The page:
• Queen bee / ball-busting CEO: The younger version of this type is Regina George from “Mean Girls,” a popular and attractive teen who rules the school. An older version is a powerful, sexy executive who “has it all” but still wants more.

  • Girl next door / soccer mom: Both the teenage and adult versions of this role are wholesome, trustworthy, and approachable. Think of Taylor Swift’s caricature from 2009’s “You Belong With Me” music video: She’s a literal girl next door, but she’s also friendly and crushable, someone you’d feel comfortable confiding in. The adult version might be a smart, kind, competent mom in the suburbs.

  • Geek: There are male and female versions of the geek or nerd, but no matter the gender, this character is bright, bookish, and socially awkward. The adult version could be a highly successful professional who is still pretty awkward (like the tech bro played by Kumail Nanjiani on “Silicon Valley”).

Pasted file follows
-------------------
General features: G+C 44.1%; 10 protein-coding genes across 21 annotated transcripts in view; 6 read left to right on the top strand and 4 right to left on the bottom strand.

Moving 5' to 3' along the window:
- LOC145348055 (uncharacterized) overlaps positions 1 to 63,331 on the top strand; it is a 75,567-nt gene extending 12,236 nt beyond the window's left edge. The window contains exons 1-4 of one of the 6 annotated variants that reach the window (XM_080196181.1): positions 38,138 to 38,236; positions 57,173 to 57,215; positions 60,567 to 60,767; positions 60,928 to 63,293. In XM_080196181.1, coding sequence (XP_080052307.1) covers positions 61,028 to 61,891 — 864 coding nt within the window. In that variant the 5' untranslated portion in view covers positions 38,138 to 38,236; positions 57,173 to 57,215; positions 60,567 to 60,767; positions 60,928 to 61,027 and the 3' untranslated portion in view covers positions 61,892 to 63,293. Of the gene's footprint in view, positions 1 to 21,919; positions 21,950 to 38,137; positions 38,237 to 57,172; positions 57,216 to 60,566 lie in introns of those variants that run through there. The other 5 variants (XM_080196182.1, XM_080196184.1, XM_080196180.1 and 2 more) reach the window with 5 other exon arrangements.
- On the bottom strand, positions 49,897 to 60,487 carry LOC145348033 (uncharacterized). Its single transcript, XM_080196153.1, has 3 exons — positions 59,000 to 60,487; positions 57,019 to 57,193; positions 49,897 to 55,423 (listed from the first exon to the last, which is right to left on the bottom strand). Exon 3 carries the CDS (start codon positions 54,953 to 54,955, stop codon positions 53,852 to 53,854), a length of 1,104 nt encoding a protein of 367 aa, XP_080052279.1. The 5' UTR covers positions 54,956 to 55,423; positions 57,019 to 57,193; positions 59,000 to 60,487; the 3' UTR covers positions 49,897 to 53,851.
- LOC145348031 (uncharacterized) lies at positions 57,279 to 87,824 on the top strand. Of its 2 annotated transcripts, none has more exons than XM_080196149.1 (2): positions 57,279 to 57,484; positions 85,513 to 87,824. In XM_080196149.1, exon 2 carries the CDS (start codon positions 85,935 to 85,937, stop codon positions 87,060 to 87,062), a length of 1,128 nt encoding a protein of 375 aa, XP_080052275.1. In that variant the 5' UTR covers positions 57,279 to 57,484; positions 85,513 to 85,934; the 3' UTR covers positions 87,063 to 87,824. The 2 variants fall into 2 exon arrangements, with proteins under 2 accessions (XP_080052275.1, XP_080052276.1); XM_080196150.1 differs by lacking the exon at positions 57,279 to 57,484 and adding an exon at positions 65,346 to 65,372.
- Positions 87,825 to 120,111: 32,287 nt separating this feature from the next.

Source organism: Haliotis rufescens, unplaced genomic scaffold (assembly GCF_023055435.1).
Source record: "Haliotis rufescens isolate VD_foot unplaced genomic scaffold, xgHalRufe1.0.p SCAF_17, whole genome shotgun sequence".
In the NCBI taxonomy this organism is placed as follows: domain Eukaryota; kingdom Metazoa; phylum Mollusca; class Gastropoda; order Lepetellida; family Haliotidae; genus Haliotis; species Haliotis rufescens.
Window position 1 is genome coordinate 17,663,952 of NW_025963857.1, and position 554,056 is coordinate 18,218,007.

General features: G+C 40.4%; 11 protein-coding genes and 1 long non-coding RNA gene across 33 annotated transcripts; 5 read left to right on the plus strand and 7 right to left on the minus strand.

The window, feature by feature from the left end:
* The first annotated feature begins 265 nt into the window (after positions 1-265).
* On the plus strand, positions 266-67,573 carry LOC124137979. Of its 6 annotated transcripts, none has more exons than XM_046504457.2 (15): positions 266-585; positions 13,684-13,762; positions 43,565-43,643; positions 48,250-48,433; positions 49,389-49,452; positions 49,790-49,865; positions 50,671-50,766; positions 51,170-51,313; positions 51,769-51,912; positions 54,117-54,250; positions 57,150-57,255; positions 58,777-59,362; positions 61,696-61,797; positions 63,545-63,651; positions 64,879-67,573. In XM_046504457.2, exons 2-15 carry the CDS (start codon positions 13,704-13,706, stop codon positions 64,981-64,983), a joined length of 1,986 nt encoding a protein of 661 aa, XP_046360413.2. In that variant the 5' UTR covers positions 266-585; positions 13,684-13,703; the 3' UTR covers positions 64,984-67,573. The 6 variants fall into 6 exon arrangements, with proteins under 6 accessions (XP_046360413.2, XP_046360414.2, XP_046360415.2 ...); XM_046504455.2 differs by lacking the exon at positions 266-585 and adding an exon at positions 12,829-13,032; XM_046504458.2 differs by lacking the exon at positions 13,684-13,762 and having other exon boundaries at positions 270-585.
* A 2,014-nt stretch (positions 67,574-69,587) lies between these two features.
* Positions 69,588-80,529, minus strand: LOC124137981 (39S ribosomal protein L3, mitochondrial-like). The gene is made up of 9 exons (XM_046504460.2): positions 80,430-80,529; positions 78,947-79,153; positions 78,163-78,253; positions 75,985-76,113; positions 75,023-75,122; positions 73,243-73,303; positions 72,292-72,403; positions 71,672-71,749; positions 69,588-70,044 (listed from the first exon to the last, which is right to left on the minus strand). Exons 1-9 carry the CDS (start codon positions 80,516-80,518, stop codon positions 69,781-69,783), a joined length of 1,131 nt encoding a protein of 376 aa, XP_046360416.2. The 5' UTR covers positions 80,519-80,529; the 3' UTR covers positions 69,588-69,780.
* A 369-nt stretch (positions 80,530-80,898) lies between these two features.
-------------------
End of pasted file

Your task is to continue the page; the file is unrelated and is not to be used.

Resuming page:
• Bad boy biker / villain: This character doesn’t have to be an actual biker, but should dress the part (think: leather jacket, greased hair, tattered jeans, a la “Cry Baby”-era Johnny Depp), and should have an air of mystery about him, as though beneath the tough exterior lurks a bruised but resilient man. The adult version of this type is brooding and misunderstood, with a checkered past that compels him to do bad things.

  • Jock / goofy suburban dad: The younger version of this type could be a lovable bro with no interest in school, or an aggressive meathead who bullies the geeks. These characters grow up to become doofy dads and baseball coaches, or sometimes rage-filled losers, tormented by the fact that their glory days are behind them.